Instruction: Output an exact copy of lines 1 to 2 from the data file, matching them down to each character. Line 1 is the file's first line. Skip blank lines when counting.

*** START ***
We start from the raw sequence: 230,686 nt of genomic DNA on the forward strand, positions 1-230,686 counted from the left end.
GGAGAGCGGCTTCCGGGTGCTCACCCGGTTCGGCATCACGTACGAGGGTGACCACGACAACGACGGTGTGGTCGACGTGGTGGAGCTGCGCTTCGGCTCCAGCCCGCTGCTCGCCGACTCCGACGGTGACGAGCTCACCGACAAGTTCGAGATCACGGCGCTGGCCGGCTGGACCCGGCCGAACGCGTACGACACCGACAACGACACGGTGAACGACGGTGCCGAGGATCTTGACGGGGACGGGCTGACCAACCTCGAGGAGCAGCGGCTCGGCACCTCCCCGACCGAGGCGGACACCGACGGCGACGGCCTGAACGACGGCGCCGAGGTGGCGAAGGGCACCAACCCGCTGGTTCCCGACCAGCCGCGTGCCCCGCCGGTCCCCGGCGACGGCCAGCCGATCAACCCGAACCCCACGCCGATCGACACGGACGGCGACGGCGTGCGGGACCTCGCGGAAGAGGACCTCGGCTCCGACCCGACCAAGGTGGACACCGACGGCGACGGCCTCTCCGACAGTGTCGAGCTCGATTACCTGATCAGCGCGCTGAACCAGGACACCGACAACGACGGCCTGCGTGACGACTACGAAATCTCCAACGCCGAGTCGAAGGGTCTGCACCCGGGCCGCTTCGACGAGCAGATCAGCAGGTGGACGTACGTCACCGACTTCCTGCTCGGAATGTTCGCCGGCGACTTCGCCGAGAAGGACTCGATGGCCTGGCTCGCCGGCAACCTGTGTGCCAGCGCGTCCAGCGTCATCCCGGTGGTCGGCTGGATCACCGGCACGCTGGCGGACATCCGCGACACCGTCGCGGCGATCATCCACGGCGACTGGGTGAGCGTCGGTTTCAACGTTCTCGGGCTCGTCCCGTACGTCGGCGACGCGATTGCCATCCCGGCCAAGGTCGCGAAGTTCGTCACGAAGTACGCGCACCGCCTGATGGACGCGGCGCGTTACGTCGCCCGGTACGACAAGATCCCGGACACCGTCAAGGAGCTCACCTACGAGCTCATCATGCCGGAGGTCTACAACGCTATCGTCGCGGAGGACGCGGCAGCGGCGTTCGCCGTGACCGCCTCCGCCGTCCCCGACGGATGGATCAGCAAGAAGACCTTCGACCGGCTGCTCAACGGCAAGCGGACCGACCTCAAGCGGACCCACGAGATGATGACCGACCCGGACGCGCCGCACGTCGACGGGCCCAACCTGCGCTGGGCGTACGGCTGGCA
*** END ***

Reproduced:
We start from the raw sequence: 230,686 nt of genomic DNA on the forward strand, positions 1-230,686 counted from the left end.
GGAGAGCGGCTTCCGGGTGCTCACCCGGTTCGGCATCACGTACGAGGGTGACCACGACAACGACGGTGTGGTCGACGTGGTGGAGCTGCGCTTCGGCTCCAGCCCGCTGCTCGCCGACTCCGACGGTGACGAGCTCACCGACAAGTTCGAGATCACGGCGCTGGCCGGCTGGACCCGGCCGAACGCGTACGACACCGACAACGACACGGTGAACGACGGTGCCGAGGATCTTGACGGGGACGGGCTGACCAACCTCGAGGAGCAGCGGCTCGGCACCTCCCCGACCGAGGCGGACACCGACGGCGACGGCCTGAACGACGGCGCCGAGGTGGCGAAGGGCACCAACCCGCTGGTTCCCGACCAGCCGCGTGCCCCGCCGGTCCCCGGCGACGGCCAGCCGATCAACCCGAACCCCACGCCGATCGACACGGACGGCGACGGCGTGCGGGACCTCGCGGAAGAGGACCTCGGCTCCGACCCGACCAAGGTGGACACCGACGGCGACGGCCTCTCCGACAGTGTCGAGCTCGATTACCTGATCAGCGCGCTGAACCAGGACACCGACAACGACGGCCTGCGTGACGACTACGAAATCTCCAACGCCGAGTCGAAGGGTCTGCACCCGGGCCGCTTCGACGAGCAGATCAGCAGGTGGACGTACGTCACCGACTTCCTGCTCGGAATGTTCGCCGGCGACTTCGCCGAGAAGGACTCGATGGCCTGGCTCGCCGGCAACCTGTGTGCCAGCGCGTCCAGCGTCATCCCGGTGGTCGGCTGGATCACCGGCACGCTGGCGGACATCCGCGACACCGTCGCGGCGATCATCCACGGCGACTGGGTGAGCGTCGGTTTCAACGTTCTCGGGCTCGTCCCGTACGTCGGCGACGCGATTGCCATCCCGGCCAAGGTCGCGAAGTTCGTCACGAAGTACGCGCACCGCCTGATGGACGCGGCGCGTTACGTCGCCCGGTACGACAAGATCCCGGACACCGTCAAGGAGCTCACCTACGAGCTCATCATGCCGGAGGTCTACAACGCTATCGTCGCGGAGGACGCGGCAGCGGCGTTCGCCGTGACCGCCTCCGCCGTCCCCGACGGATGGATCAGCAAGAAGACCTTCGACCGGCTGCTCAACGGCAAGCGGACCGACCTCAAGCGGACCCACGAGATGATGACCGACCCGGACGCGCCGCACGTCGACGGGCCCAACCTGCGCTGGGCGTACGGCTGGCA